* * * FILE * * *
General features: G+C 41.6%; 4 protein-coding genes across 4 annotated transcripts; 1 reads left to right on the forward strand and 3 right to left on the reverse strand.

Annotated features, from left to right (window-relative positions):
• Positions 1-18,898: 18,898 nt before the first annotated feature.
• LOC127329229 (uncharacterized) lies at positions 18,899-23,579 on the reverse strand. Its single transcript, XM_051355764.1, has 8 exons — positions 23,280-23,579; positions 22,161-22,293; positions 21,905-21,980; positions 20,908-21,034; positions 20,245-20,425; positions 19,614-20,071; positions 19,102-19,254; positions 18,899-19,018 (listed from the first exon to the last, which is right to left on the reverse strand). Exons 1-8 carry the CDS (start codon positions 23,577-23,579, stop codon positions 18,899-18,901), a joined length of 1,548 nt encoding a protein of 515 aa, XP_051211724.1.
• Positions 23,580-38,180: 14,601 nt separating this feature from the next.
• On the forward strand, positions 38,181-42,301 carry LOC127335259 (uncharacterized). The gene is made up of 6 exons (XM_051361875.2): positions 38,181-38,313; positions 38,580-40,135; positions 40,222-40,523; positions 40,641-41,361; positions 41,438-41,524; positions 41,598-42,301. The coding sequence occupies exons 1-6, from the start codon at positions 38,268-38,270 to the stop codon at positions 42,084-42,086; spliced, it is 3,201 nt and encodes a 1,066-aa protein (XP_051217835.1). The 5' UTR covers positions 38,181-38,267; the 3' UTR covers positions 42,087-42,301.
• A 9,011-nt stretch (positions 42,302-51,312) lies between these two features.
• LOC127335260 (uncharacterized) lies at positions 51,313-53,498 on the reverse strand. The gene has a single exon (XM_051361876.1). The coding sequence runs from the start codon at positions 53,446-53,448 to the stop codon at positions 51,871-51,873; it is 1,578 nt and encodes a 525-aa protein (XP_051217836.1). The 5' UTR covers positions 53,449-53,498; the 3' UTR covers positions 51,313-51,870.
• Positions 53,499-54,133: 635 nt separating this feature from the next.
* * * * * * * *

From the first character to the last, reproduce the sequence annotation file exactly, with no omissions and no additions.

General features: G+C 41.6%; 4 protein-coding genes across 4 annotated transcripts; 1 reads left to right on the forward strand and 3 right to left on the reverse strand.

Annotated features, from left to right (window-relative positions):
• Positions 1-18,898: 18,898 nt before the first annotated feature.
• LOC127329229 (uncharacterized) lies at positions 18,899-23,579 on the reverse strand. Its single transcript, XM_051355764.1, has 8 exons — positions 23,280-23,579; positions 22,161-22,293; positions 21,905-21,980; positions 20,908-21,034; positions 20,245-20,425; positions 19,614-20,071; positions 19,102-19,254; positions 18,899-19,018 (listed from the first exon to the last, which is right to left on the reverse strand). Exons 1-8 carry the CDS (start codon positions 23,577-23,579, stop codon positions 18,899-18,901), a joined length of 1,548 nt encoding a protein of 515 aa, XP_051211724.1.
• Positions 23,580-38,180: 14,601 nt separating this feature from the next.
• On the forward strand, positions 38,181-42,301 carry LOC127335259 (uncharacterized). The gene is made up of 6 exons (XM_051361875.2): positions 38,181-38,313; positions 38,580-40,135; positions 40,222-40,523; positions 40,641-41,361; positions 41,438-41,524; positions 41,598-42,301. The coding sequence occupies exons 1-6, from the start codon at positions 38,268-38,270 to the stop codon at positions 42,084-42,086; spliced, it is 3,201 nt and encodes a 1,066-aa protein (XP_051217835.1). The 5' UTR covers positions 38,181-38,267; the 3' UTR covers positions 42,087-42,301.
• A 9,011-nt stretch (positions 42,302-51,312) lies between these two features.
• LOC127335260 (uncharacterized) lies at positions 51,313-53,498 on the reverse strand. The gene has a single exon (XM_051361876.1). The coding sequence runs from the start codon at positions 53,446-53,448 to the stop codon at positions 51,871-51,873; it is 1,578 nt and encodes a 525-aa protein (XP_051217836.1). The 5' UTR covers positions 53,449-53,498; the 3' UTR covers positions 51,313-51,870.
• Positions 53,499-54,133: 635 nt separating this feature from the next.